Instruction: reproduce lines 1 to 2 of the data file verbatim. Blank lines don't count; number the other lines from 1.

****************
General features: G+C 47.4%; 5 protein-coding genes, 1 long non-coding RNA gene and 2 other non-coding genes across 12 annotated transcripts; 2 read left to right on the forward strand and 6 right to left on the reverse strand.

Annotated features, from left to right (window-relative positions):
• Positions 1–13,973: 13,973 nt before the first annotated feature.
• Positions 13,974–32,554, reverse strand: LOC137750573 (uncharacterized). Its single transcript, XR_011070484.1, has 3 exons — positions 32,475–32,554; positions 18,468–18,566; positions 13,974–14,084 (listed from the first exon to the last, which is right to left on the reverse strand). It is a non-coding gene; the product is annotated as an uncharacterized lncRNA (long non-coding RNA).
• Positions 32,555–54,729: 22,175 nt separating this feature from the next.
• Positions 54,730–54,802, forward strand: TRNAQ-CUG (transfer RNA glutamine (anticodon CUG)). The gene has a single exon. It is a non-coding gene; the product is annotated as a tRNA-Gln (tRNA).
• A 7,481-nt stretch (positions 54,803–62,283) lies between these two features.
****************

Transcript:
General features: G+C 47.4%; 5 protein-coding genes, 1 long non-coding RNA gene and 2 other non-coding genes across 12 annotated transcripts; 2 read left to right on the forward strand and 6 right to left on the reverse strand.

Annotated features, from left to right (window-relative positions):